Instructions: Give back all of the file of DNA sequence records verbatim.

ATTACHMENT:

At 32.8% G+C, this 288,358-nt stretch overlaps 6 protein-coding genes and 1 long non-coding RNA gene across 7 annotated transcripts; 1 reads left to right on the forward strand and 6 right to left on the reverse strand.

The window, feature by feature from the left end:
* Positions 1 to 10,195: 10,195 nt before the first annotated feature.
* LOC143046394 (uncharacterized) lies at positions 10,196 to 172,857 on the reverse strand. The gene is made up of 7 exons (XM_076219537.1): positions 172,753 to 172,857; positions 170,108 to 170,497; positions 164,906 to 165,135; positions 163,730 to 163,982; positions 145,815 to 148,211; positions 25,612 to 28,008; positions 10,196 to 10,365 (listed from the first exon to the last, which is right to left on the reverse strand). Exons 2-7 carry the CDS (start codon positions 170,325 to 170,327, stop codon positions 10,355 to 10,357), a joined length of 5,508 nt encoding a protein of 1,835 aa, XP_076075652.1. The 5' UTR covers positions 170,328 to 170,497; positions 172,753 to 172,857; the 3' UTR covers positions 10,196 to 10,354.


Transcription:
At 32.8% G+C, this 288,358-nt stretch overlaps 6 protein-coding genes and 1 long non-coding RNA gene across 7 annotated transcripts; 1 reads left to right on the forward strand and 6 right to left on the reverse strand.

The window, feature by feature from the left end:
* Positions 1 to 10,195: 10,195 nt before the first annotated feature.
* LOC143046394 (uncharacterized) lies at positions 10,196 to 172,857 on the reverse strand. The gene is made up of 7 exons (XM_076219537.1): positions 172,753 to 172,857; positions 170,108 to 170,497; positions 164,906 to 165,135; positions 163,730 to 163,982; positions 145,815 to 148,211; positions 25,612 to 28,008; positions 10,196 to 10,365 (listed from the first exon to the last, which is right to left on the reverse strand). Exons 2-7 carry the CDS (start codon positions 170,325 to 170,327, stop codon positions 10,355 to 10,357), a joined length of 5,508 nt encoding a protein of 1,835 aa, XP_076075652.1. The 5' UTR covers positions 170,328 to 170,497; positions 172,753 to 172,857; the 3' UTR covers positions 10,196 to 10,354.